The above algorithm is correct for essentially the same reasons that REDC is correct. Each time through the i loop, m is chosen so that T[i] + mN is divisible by B. Then mNBi is added to T. Because this quantity is zero mod N, adding it does not affect the value of T mod N. If mi denotes the value of m computed in the ith iteration of the loop, then the algorithm sets S to T + (∑ mi Bi)N. Because MultiPrecisionREDC and REDC produce the same output, this sum is the same as the choice of m that the REDC algorithm would make.
The last word of T, T[r + p] (and consequently S[p]), is used only to hold a carry, as the initial reduction result is bound to a result in the range of 0 ≤ S < 2N. It follows that this extra carry word can be avoided completely if it is known in advance that R ≥ 2N. On a typical binary implementation, this is equivalent to saying that this carry word can be avoided if the number of bits of N is smaller than the number of bits of R. Otherwise, the carry will be either zero or one. Depending upon the processor, it may be possible to store this word as a carry flag instead of a full-sized word.
It is possible to combine multiprecision multiplication and REDC into a single algorithm. This combined algorithm is usually called Montgomery multiplication. Several different implementations are described by Koç, Acar, and Kaliski. The algorithm may use as little as p + 2 words of storage (plus a carry bit).
As an example, let B = 10, N = 997, and R = 1000. Suppose that a = 314 and b = 271. The Montgomery representations of a and b are 314000 mod 997 = 942 and 271000 mod 997 = 813. Compute 942 ⋅ 813 = 765846. The initial input T to MultiPrecisionREDC will be [6, 4, 8, 5, 6, 7]. The number N will be represented as [7, 9, 9]. The extended Euclidean algorithm says that −299 ⋅ 10 + 3 ⋅ 997 = 1, so N′ will be 7.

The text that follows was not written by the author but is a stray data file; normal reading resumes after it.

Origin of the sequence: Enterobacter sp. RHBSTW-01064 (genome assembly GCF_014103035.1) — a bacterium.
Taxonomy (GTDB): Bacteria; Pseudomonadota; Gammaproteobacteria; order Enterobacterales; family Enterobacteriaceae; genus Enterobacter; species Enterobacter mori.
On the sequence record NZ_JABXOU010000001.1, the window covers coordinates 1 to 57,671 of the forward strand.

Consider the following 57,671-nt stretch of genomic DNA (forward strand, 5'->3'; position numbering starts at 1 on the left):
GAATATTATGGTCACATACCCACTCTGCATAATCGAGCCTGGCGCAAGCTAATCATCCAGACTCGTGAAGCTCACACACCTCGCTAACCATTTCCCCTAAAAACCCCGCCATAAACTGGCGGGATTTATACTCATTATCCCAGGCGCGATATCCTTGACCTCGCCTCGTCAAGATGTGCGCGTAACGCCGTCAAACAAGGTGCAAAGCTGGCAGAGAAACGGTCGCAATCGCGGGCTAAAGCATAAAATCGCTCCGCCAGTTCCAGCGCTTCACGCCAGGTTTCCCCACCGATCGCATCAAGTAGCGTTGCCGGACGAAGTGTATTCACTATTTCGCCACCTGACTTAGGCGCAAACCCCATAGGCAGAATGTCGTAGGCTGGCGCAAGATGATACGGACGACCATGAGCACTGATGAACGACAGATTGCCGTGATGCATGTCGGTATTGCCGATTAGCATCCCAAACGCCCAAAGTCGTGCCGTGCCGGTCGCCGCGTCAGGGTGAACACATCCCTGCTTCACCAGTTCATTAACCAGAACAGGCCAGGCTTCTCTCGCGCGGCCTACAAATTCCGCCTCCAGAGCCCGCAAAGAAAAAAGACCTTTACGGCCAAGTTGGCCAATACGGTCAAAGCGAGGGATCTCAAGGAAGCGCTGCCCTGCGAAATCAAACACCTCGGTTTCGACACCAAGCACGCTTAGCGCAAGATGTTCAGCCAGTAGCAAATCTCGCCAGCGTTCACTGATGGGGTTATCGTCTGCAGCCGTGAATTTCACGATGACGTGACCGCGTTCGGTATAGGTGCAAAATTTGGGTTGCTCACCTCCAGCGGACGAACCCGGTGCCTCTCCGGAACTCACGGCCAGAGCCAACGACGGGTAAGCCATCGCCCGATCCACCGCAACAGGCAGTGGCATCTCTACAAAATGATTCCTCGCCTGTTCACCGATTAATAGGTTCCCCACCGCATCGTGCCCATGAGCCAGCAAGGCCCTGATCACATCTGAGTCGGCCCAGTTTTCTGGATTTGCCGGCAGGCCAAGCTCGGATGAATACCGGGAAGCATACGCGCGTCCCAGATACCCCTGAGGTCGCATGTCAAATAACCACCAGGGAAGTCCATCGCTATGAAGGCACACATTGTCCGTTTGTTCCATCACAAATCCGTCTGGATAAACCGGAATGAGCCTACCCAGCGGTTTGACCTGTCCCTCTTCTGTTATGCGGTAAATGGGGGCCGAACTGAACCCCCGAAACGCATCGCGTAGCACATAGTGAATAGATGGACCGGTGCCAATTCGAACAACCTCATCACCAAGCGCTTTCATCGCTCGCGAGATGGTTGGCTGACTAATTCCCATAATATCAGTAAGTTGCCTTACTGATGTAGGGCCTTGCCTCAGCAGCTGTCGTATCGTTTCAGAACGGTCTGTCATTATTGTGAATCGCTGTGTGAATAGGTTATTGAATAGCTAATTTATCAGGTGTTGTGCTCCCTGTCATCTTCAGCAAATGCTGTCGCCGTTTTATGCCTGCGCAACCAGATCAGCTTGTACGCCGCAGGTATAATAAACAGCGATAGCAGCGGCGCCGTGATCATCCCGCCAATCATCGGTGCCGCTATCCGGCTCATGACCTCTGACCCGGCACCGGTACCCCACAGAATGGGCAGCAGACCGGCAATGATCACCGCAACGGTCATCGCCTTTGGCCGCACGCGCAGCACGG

i ← 0 m ← 6 ⋅ 7 mod 10 = 2 j T c - ------- - 0 0485670 2 (After first iteration of first loop) 1 0485670 2 2 0485670 2 3 0487670 0 (After first iteration of second loop) 4 0487670 0 5 0487670 0 6 0487670 0 i ← 1 m ← 4 ⋅ 7 mod 10 = 8 j T c - ------- - 0 0087670 6 (After first iteration of first loop) 1 0067670 8 2 0067670 8 3 0067470 1 (After first iteration of second loop) 4 0067480 0 5 0067480 0 i ← 2 m ← 6 ⋅ 7 mod 10 = 2 j T c - ------- - 0 0007480 2 (After first iteration of first loop) 1 0007480 2 2 0007480 2 3 0007400 1 (After first iteration of second loop) 4 0007401 0
Therefore, before the final comparison and subtraction, S = 1047. The final subtraction yields the number 50. Since the Montgomery representation of 314 ⋅ 271 mod 997 = 349 is 349000 mod 997 = 50, this is the expected result.
When working in base 2, determining the correct m at each stage is particularly easy: If the current working bit is even, then m is zero and if it's odd, then m is one. Furthermore, because each step of MultiPrecisionREDC requires knowing only the lowest bit, Montgomery multiplication can be easily combined with a carry-save adder.
Because Montgomery reduction avoids the correction steps required in conventional division when quotient digit estimates are inaccurate, it is mostly free of the conditional branches which are the primary targets of timing and power side-channel attacks; the sequence of instructions executed is independent of the input operand values. The only exception is the final conditional subtraction of the modulus, but it is easily modified (to always subtract something, either the modulus or zero) to make it resistant. It is of course necessary to ensure that the exponentiation algorithm built around the multiplication primitive is also resistant.